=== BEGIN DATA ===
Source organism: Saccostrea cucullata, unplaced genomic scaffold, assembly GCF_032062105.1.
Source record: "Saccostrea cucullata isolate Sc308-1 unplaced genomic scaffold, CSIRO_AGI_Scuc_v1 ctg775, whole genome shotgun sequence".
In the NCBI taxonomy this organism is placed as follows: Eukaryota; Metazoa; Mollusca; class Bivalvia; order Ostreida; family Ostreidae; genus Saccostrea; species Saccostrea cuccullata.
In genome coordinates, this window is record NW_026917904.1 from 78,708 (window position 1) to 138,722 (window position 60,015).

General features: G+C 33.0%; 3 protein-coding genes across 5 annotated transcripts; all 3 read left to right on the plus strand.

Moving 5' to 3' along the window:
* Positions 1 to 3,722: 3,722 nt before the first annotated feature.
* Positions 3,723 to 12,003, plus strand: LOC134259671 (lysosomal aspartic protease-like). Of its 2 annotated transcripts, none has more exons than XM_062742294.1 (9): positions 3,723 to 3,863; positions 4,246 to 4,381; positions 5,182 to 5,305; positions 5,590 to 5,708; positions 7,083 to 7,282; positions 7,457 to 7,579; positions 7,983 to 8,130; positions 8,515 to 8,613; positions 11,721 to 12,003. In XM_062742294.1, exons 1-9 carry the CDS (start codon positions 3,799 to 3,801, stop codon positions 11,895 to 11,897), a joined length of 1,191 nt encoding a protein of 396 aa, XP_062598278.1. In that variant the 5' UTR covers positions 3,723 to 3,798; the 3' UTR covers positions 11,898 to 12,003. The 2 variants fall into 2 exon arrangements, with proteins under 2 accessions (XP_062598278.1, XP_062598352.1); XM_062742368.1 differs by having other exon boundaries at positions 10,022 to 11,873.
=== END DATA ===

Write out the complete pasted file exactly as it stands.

Source organism: Saccostrea cucullata, unplaced genomic scaffold, assembly GCF_032062105.1.
Source record: "Saccostrea cucullata isolate Sc308-1 unplaced genomic scaffold, CSIRO_AGI_Scuc_v1 ctg775, whole genome shotgun sequence".
In the NCBI taxonomy this organism is placed as follows: Eukaryota; Metazoa; Mollusca; class Bivalvia; order Ostreida; family Ostreidae; genus Saccostrea; species Saccostrea cuccullata.
In genome coordinates, this window is record NW_026917904.1 from 78,708 (window position 1) to 138,722 (window position 60,015).

General features: G+C 33.0%; 3 protein-coding genes across 5 annotated transcripts; all 3 read left to right on the plus strand.

Moving 5' to 3' along the window:
* Positions 1 to 3,722: 3,722 nt before the first annotated feature.
* Positions 3,723 to 12,003, plus strand: LOC134259671 (lysosomal aspartic protease-like). Of its 2 annotated transcripts, none has more exons than XM_062742294.1 (9): positions 3,723 to 3,863; positions 4,246 to 4,381; positions 5,182 to 5,305; positions 5,590 to 5,708; positions 7,083 to 7,282; positions 7,457 to 7,579; positions 7,983 to 8,130; positions 8,515 to 8,613; positions 11,721 to 12,003. In XM_062742294.1, exons 1-9 carry the CDS (start codon positions 3,799 to 3,801, stop codon positions 11,895 to 11,897), a joined length of 1,191 nt encoding a protein of 396 aa, XP_062598278.1. In that variant the 5' UTR covers positions 3,723 to 3,798; the 3' UTR covers positions 11,898 to 12,003. The 2 variants fall into 2 exon arrangements, with proteins under 2 accessions (XP_062598278.1, XP_062598352.1); XM_062742368.1 differs by having other exon boundaries at positions 10,022 to 11,873.